Enlightenment is the realisation that you are not a lone ego lost in the world of form, but truly, and deeply, the ever-present awareness of all aspects of reality.
Ego in this sense means, perhaps, personality, or personhood shall we say; the idea that you are a person and that you have to battle against other “people” in order to ensure survival. Notice your reaction, both inner and outer, when someone argues against you or points out a shortfall. It is the nature of the ego to defend mental positions as this is what it is made out of. The ego is made out of memories, of feelings, of opinions, of hopes and dreams. If someone is to belittle or undermine one or some of these things, the ego feels a sense of loss.
But what would happen if your opinion were to disappear? Or your hopes for the future changed drastically? You would still be here. In fact, in this respect, you can see that all of the above could be obliterated and you would still be here.
Let’s take an example. Imagine a man named George. George is George no matter what, these are his values and his memories and no one can take that away from him. But what if George had a bump on his head and forgot most or all of his life? Would he still be George?
Now let’s say that poor George had a complete personality change because of the bump on the head. His friends and family don’t recognise his character. Is he still George? His opinions and the activities he engages in are different to before but he is still him, right?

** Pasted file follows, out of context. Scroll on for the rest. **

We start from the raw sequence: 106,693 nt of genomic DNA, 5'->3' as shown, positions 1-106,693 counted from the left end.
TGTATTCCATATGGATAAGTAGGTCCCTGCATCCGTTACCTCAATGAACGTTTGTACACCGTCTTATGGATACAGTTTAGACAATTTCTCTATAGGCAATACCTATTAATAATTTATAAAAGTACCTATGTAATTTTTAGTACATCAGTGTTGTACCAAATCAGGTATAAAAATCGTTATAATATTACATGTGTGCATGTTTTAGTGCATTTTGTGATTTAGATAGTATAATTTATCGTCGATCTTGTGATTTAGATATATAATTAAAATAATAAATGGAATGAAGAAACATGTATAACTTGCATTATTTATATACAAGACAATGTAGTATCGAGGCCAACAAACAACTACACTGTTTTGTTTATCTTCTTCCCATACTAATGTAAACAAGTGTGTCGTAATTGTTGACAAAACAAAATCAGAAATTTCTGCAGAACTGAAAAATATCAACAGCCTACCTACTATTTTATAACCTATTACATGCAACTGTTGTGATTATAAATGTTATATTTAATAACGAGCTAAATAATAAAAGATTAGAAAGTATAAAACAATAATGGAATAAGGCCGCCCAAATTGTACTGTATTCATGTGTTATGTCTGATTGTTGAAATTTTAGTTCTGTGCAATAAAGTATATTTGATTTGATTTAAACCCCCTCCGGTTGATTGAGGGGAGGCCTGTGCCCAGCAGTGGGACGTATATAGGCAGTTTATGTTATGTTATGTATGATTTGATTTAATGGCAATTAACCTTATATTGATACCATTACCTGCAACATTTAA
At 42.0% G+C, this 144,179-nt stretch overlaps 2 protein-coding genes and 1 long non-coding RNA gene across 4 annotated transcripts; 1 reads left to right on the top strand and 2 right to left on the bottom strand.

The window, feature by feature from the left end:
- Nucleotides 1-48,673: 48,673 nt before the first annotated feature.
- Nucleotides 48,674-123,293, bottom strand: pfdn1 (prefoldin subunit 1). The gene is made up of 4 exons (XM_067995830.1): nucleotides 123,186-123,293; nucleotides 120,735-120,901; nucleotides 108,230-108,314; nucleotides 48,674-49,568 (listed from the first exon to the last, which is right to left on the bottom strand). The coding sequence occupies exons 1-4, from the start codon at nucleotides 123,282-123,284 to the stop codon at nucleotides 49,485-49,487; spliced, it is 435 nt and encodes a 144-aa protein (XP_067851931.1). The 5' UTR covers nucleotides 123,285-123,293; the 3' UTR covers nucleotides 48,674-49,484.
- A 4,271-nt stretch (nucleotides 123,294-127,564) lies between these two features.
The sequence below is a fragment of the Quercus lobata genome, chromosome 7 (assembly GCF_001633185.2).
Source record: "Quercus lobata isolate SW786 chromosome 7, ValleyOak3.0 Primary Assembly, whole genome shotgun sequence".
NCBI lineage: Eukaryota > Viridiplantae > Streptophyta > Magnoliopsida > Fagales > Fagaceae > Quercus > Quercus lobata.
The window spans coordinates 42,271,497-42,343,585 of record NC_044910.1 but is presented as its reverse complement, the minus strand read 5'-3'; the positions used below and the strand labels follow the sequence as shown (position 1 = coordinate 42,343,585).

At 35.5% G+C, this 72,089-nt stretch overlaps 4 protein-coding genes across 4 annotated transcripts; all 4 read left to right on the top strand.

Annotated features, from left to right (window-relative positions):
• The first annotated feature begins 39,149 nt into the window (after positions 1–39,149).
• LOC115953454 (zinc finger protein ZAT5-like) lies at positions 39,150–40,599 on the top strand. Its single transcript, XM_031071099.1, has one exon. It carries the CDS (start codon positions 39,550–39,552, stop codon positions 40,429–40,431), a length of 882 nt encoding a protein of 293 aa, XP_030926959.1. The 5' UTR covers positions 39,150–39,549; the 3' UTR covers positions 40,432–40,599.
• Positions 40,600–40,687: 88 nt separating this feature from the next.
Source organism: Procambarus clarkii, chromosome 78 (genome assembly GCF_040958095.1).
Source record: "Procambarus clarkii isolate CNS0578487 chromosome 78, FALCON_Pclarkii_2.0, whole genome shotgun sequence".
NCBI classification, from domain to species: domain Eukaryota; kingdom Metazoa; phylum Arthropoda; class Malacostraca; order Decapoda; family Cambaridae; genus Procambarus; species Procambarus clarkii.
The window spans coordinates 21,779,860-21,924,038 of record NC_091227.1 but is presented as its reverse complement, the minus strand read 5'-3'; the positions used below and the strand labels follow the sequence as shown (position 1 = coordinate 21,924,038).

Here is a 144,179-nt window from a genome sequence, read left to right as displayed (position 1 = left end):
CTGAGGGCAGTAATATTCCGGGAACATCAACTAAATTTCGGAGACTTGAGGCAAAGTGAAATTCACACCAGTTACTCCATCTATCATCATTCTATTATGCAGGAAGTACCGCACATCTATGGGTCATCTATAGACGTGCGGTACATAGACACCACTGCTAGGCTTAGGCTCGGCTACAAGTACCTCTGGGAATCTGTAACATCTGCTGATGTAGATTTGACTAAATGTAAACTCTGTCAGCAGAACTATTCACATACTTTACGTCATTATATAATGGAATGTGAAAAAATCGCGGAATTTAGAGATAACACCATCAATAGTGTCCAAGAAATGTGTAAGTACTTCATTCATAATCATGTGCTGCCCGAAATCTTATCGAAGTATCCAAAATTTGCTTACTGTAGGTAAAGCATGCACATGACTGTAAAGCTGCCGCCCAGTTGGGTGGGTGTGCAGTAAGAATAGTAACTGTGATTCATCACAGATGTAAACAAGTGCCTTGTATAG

What if George then decides to reinvent himself and change his name to Steve? Is he still the same person? We can see in this way that all these things we believe to be us can radically change, however unlucky poor George/Steve has been. What is left that was unchanged?
This is what enlightenment points to. It takes you out of the normal ego-based reality and directs you towards the unifying element of our experience: awareness.
There are many stories, books, films that are indirectly about the journey of enlightenment, although some are overtly about it. Whether L. Frank Baum intended to chronicle enlightenment in such a way when he wrote “The Wonderful Wizard of Oz”, he certainly did so anyway.
Dorothy’s quest to find her way home is much like one’s search for enlightenment. Like Dorothy, you recognise you are not where you are supposed to be, or, rather, who you are supposed to be. At first you become acutely aware that the life you have been leading is somewhat false.
So you go off, following whichever Yellow Brick Road speaks to you the most (whether this is Zen Buddhism, Christian Mysticism, Sufism, Non-Duality etc) and along the way you develop some important aspects of yourself and face increasingly difficult challenges to your desired outcome.
Like the Scarecrow, you find your brain (your mental clarity is increased); like the Tin Man, you find your heart (your love for yourself, others and the world deepens and unfolds); like the Cowardly Lion, you find your courage (you find your voice and are confidently able to speak your truth).
Like Dorothy, you battle with your demons and defeat them through compassion and strength. You find out the Wizard (guru) is just another person who seems bigger than he is because of the strength of his voice. And most importantly, you find you have had the power within you the whole time, so you laugh, click your red shoes together, awaken from your dream and return back to Kansas. Well, kind of.